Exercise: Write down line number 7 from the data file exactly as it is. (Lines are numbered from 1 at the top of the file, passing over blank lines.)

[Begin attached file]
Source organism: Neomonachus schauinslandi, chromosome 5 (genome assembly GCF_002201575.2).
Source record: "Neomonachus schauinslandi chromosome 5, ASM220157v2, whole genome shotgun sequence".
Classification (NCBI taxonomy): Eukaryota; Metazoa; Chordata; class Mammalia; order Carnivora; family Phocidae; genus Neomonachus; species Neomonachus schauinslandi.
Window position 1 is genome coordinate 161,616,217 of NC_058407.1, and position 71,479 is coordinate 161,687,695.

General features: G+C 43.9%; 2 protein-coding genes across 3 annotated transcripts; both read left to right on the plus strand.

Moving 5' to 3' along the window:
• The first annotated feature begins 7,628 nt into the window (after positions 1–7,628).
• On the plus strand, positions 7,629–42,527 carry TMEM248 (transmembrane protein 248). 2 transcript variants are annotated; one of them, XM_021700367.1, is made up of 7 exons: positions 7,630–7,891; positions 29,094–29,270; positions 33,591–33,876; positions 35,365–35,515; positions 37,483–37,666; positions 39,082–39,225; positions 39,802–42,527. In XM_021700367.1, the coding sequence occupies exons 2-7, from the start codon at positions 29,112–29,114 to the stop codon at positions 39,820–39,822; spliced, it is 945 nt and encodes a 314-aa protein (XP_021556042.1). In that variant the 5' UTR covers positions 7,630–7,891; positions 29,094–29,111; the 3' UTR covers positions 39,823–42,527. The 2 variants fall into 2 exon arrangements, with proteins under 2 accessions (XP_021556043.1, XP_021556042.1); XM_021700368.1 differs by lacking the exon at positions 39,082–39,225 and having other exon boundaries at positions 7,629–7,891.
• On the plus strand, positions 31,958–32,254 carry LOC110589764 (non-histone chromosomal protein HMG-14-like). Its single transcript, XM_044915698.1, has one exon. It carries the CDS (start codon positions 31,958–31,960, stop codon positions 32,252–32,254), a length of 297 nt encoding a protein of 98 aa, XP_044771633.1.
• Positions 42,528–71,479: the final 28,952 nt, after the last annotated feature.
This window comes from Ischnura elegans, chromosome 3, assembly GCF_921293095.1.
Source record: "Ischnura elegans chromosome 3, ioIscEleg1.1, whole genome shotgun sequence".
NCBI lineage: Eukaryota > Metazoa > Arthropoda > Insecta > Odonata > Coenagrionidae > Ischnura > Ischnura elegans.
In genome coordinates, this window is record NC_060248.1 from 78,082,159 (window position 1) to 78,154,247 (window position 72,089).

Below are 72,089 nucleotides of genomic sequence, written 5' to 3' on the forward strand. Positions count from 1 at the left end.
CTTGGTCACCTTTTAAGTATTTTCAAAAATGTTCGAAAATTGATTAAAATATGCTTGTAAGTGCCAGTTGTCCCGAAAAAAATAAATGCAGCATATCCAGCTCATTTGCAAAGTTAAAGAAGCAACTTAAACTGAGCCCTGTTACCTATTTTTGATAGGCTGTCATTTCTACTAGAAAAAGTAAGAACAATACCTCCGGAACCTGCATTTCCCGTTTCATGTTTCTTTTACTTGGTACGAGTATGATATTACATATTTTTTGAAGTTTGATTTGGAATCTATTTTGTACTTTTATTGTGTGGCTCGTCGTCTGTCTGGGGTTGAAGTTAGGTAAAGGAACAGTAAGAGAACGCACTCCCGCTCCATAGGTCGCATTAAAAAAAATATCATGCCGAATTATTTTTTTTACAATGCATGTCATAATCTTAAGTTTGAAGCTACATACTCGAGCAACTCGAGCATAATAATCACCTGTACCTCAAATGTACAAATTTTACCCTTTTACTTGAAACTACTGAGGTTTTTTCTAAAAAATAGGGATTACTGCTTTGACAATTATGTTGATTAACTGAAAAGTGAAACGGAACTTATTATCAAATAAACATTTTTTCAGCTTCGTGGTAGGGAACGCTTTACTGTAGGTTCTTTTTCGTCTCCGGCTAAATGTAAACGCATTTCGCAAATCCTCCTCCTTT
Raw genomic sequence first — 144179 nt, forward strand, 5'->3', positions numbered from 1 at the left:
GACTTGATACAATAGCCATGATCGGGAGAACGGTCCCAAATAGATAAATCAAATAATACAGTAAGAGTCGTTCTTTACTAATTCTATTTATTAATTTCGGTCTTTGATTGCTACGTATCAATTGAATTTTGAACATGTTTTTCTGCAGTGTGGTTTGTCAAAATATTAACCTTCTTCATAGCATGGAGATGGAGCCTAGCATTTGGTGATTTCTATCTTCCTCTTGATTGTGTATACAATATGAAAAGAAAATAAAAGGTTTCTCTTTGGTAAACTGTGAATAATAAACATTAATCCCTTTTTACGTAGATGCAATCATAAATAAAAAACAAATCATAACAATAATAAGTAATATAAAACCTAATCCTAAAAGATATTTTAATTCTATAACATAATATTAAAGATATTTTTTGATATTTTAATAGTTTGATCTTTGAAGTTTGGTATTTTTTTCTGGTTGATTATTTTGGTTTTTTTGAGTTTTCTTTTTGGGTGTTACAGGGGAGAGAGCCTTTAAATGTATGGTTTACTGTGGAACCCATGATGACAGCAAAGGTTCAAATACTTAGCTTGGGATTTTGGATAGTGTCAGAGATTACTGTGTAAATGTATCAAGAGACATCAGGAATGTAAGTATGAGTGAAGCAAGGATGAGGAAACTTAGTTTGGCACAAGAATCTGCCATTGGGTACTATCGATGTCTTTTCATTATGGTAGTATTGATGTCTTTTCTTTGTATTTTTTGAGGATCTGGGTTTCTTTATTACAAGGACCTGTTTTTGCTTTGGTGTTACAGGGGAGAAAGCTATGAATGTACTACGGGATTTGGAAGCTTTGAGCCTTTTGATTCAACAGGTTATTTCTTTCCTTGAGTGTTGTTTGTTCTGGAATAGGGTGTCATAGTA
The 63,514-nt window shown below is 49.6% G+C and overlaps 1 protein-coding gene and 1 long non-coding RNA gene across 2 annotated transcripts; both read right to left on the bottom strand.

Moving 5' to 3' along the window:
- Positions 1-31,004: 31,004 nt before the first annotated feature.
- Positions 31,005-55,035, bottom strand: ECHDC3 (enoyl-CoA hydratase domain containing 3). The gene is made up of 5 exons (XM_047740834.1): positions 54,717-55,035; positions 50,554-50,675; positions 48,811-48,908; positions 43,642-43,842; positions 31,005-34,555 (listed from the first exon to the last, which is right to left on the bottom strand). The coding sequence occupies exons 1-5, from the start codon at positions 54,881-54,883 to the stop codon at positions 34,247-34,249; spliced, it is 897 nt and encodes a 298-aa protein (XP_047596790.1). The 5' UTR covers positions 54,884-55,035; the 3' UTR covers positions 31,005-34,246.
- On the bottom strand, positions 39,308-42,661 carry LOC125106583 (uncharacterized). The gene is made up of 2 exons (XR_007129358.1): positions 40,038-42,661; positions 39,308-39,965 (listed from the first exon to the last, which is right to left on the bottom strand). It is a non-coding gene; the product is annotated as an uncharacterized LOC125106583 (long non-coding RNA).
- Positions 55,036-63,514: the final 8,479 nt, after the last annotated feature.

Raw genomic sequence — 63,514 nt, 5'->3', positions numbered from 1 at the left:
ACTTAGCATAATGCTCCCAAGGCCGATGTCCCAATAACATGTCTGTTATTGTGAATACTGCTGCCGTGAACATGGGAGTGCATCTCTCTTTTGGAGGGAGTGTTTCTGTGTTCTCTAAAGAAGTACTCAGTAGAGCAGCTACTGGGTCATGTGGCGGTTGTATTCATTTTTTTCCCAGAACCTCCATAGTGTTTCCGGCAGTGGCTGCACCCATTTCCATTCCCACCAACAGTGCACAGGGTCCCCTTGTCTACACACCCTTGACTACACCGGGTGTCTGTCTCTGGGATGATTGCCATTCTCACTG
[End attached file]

• The first annotated feature begins 7,628 nt into the window (after positions 1–7,628).